Here on Earth, it’s easy to take things for granted. Drinking a cup of coffee, for example, is a shockingly simple act when you’re affected by gravity, yet it’s infinitely more difficult once you leave Earth’s atmosphere.
In space you don’t sip, you suck, from a bag. That’s a good thing. The typical coffee cup simply doesn’t work in low gravity, unless you want scalding hot liquid floating through the air.
It takes a special vessel to get liquid from an open container into an astronaut’s mouth. It also takes a helluva lot of science, as seen by the cup designed by Portland State University researchers. For the past year, scientists there have been developing a mug designed specifically to allow astronauts to sip on espresso (or other warm and frothy drinks) in low-gravity environments.
The cup’s shape is odd—a little like a plastic baby boot—and was determined by mathematical models. Every curve and geometric shape is designed to encourage the controlled movement of liquid. You’ll notice a pointed corner in the center of the cup; this strange bit of design is what makes it possible to drink liquids in low gravity. The corner essentially acts like a wick, using surface tension to guide liquid toward your mouth. As soon as an astronaut touches her mouth to the lip of the cup, a capillary connection is formed and the liquid travels up the vessel and forms sippable balls of coffee.
It sounds simple enough, but designing a cup for space requires a deep understanding of how fluids move in low gravity. “We’re geeks, and we make spacecraft fluid systems,” says Mark Weislogel, a professor of mechanical and mechanical engineering who is leading the research. “It’s like space plumbing.”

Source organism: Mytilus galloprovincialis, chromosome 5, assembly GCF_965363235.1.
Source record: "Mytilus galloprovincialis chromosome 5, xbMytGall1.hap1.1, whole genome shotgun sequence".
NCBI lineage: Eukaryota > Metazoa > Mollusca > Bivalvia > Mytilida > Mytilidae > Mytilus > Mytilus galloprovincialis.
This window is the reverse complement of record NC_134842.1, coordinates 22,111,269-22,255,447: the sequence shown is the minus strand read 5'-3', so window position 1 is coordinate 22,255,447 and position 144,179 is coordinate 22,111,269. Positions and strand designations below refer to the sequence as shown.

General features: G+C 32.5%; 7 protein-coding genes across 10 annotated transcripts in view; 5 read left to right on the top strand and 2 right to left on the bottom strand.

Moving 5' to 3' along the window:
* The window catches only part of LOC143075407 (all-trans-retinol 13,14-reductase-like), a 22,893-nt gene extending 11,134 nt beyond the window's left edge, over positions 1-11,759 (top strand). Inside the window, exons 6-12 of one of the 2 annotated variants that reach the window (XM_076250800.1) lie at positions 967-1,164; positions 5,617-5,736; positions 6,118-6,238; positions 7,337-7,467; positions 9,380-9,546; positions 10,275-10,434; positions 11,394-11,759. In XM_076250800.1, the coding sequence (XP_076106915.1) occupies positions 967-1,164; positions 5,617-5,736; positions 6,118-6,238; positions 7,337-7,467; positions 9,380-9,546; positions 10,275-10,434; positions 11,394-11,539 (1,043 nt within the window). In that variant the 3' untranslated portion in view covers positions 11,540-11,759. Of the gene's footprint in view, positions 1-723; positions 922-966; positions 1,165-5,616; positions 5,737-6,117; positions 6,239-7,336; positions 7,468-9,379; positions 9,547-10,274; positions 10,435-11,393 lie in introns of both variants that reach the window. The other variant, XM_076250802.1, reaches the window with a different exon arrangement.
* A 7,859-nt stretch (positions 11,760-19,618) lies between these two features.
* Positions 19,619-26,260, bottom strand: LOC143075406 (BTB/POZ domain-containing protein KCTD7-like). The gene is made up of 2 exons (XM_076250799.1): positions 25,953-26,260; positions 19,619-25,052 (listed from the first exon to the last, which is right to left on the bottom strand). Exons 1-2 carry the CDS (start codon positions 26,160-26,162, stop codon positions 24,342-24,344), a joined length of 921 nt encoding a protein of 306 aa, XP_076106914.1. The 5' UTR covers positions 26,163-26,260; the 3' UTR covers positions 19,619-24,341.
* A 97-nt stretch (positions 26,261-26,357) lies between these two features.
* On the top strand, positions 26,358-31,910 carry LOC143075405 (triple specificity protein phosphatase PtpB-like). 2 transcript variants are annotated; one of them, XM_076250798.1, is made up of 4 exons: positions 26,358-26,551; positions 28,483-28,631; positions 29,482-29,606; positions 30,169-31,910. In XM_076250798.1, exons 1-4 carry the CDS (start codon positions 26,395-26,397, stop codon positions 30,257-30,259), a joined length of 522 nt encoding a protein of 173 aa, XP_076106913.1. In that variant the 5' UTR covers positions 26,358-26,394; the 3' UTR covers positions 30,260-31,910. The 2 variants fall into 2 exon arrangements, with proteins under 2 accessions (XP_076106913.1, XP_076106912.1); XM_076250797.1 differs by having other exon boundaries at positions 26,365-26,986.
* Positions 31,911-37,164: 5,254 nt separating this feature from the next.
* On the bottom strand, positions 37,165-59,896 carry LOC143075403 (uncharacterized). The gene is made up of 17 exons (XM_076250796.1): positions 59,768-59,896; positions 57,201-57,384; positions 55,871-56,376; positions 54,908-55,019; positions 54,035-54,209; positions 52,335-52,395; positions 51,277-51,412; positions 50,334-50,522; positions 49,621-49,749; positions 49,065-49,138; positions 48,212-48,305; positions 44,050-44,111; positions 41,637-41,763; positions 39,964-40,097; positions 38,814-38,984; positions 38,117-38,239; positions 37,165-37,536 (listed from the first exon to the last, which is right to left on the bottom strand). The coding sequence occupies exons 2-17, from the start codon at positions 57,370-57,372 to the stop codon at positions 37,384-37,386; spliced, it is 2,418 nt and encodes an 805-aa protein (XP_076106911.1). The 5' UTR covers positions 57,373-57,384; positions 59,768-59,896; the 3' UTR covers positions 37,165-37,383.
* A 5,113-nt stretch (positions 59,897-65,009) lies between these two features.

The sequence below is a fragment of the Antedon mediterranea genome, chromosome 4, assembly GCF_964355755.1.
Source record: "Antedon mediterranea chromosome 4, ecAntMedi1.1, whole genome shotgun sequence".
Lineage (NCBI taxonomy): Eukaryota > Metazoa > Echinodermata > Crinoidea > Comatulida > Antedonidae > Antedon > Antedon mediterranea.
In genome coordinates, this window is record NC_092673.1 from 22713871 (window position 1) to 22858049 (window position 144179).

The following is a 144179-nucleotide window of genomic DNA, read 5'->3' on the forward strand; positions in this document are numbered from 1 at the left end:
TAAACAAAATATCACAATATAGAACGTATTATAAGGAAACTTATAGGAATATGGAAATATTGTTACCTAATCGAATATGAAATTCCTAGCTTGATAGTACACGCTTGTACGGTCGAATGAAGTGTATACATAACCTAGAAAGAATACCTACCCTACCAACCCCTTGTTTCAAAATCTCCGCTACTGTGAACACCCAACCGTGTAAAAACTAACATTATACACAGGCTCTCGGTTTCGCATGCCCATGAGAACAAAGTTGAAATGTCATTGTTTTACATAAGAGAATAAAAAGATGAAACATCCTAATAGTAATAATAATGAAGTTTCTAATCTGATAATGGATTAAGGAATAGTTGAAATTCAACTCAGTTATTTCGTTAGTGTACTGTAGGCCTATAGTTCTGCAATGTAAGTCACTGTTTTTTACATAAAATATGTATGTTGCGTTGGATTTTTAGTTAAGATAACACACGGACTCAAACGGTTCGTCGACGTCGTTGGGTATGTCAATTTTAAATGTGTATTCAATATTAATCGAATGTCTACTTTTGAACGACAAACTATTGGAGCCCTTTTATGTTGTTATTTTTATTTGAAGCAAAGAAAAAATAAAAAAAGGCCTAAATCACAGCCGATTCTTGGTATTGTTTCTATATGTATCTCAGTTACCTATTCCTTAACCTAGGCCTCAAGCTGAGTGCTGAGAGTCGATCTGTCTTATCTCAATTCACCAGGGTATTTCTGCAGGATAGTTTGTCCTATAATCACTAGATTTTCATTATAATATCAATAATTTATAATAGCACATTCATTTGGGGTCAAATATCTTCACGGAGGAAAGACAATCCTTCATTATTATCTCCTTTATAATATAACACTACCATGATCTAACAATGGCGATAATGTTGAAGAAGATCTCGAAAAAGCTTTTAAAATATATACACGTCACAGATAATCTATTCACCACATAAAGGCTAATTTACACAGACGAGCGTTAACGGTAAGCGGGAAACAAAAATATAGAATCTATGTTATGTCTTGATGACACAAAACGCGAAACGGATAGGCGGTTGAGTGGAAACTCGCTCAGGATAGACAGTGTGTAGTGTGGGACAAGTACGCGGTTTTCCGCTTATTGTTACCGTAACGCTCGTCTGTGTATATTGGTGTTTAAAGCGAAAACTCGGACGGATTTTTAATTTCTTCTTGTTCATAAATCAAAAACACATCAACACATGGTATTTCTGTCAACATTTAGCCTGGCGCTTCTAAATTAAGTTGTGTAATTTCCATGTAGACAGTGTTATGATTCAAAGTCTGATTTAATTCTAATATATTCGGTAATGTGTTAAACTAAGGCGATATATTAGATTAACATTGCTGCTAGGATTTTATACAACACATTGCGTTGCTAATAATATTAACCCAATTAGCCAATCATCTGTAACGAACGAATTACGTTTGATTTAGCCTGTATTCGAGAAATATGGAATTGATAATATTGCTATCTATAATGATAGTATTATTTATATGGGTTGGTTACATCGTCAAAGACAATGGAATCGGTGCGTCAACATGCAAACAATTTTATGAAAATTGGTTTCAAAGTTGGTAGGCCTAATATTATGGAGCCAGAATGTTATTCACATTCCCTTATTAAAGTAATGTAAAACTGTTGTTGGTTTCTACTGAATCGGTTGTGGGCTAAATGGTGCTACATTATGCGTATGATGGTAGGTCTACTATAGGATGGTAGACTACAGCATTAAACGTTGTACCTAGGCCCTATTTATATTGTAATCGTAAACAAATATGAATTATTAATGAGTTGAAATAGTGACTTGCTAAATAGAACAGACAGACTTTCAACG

On a day to day basis, this means Weislogel and his team solve problems like how to get rocket fuel to move on its own, or how to process urine using a device that has no moving parts. It turns out that all the data gleaned from capillary flow experiments aboard the International Space Station also is relevant in designing a low-gravity espresso cup.
The project an evolution of Don Pettit’s low-gravity cup, which he designed while on the ISS in 2008 as a means of drinking coffee in something approaching a normal fashion. It used the same principles employed by the espresso cup—an sharp interior corner angle that draws liquid upward—but was far less sustainable and scalable at that point. The Portland team began working on the problem after Italy announced it would send an espresso machine to the International Space Station later this year. No respectable espresso-drinking astronaut wants to sip brew out of a bag. The pleasure of drinking espresso comes from the inhaling the aroma and sipping the crema, the frothy, oily bubbles that sit at the top of your glass. That can’t happen when you’re drinking from plastic bags.
In a field where efficiency is priced above comfort, it’s fair to ask: Who really needs an open-top cup? But a reusable cup like this could actually be a boon for astronauts, especially now that the ISS has a 3-D printer on board. Once refined, Weislogel believes a design like this could save valuable volume and weight on a spacecraft destined for a long haul. That won’t be for a while. The cups are still in the testing stage, and they cost $500 to 3-D print in the transparent plastic. That’s not exactly cheap, but Weislogel believes it’s a relatively small price to pay when testing the same fluidic system theories would cost millions to test on rocket engines (he suspects they’ll spend $100,000 before testing on the cup is complete). “It’s a fast way to get a bunch of engineering and science data,” he says. “Also it’s fun.”